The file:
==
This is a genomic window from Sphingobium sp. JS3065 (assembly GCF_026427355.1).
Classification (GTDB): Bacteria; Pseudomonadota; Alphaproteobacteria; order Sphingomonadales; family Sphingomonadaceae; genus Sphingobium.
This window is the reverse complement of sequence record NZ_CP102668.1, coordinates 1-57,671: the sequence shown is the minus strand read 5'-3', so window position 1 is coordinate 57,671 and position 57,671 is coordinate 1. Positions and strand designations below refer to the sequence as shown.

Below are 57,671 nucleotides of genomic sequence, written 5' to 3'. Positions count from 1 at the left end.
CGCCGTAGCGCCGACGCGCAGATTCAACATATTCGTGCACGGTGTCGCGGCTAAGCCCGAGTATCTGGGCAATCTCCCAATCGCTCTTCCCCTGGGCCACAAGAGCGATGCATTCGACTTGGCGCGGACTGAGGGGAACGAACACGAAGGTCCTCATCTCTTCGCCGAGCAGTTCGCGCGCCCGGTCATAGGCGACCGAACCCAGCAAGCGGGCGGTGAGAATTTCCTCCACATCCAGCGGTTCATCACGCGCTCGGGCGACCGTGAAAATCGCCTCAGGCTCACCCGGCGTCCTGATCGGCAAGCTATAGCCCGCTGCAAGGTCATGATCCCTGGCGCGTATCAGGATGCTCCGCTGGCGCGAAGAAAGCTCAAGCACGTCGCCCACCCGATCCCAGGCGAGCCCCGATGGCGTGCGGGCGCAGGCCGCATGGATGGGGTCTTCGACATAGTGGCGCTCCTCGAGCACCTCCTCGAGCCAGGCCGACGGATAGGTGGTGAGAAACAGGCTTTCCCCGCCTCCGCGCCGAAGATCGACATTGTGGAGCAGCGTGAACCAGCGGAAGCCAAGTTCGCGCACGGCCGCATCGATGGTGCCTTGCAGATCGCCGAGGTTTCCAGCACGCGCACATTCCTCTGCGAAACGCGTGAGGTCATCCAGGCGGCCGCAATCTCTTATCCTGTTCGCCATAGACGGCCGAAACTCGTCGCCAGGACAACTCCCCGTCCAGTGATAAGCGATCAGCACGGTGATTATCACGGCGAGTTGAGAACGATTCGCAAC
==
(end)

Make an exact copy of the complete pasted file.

This is a genomic window from Sphingobium sp. JS3065 (assembly GCF_026427355.1).
Classification (GTDB): Bacteria; Pseudomonadota; Alphaproteobacteria; order Sphingomonadales; family Sphingomonadaceae; genus Sphingobium.
This window is the reverse complement of sequence record NZ_CP102668.1, coordinates 1-57,671: the sequence shown is the minus strand read 5'-3', so window position 1 is coordinate 57,671 and position 57,671 is coordinate 1. Positions and strand designations below refer to the sequence as shown.

Below are 57,671 nucleotides of genomic sequence, written 5' to 3'. Positions count from 1 at the left end.
CGCCGTAGCGCCGACGCGCAGATTCAACATATTCGTGCACGGTGTCGCGGCTAAGCCCGAGTATCTGGGCAATCTCCCAATCGCTCTTCCCCTGGGCCACAAGAGCGATGCATTCGACTTGGCGCGGACTGAGGGGAACGAACACGAAGGTCCTCATCTCTTCGCCGAGCAGTTCGCGCGCCCGGTCATAGGCGACCGAACCCAGCAAGCGGGCGGTGAGAATTTCCTCCACATCCAGCGGTTCATCACGCGCTCGGGCGACCGTGAAAATCGCCTCAGGCTCACCCGGCGTCCTGATCGGCAAGCTATAGCCCGCTGCAAGGTCATGATCCCTGGCGCGTATCAGGATGCTCCGCTGGCGCGAAGAAAGCTCAAGCACGTCGCCCACCCGATCCCAGGCGAGCCCCGATGGCGTGCGGGCGCAGGCCGCATGGATGGGGTCTTCGACATAGTGGCGCTCCTCGAGCACCTCCTCGAGCCAGGCCGACGGATAGGTGGTGAGAAACAGGCTTTCCCCGCCTCCGCGCCGAAGATCGACATTGTGGAGCAGCGTGAACCAGCGGAAGCCAAGTTCGCGCACGGCCGCATCGATGGTGCCTTGCAGATCGCCGAGGTTTCCAGCACGCGCACATTCCTCTGCGAAACGCGTGAGGTCATCCAGGCGGCCGCAATCTCTTATCCTGTTCGCCATAGACGGCCGAAACTCGTCGCCAGGACAACTCCCCGTCCAGTGATAAGCGATCAGCACGGTGATTATCACGGCGAGTTGAGAACGATTCGCAAC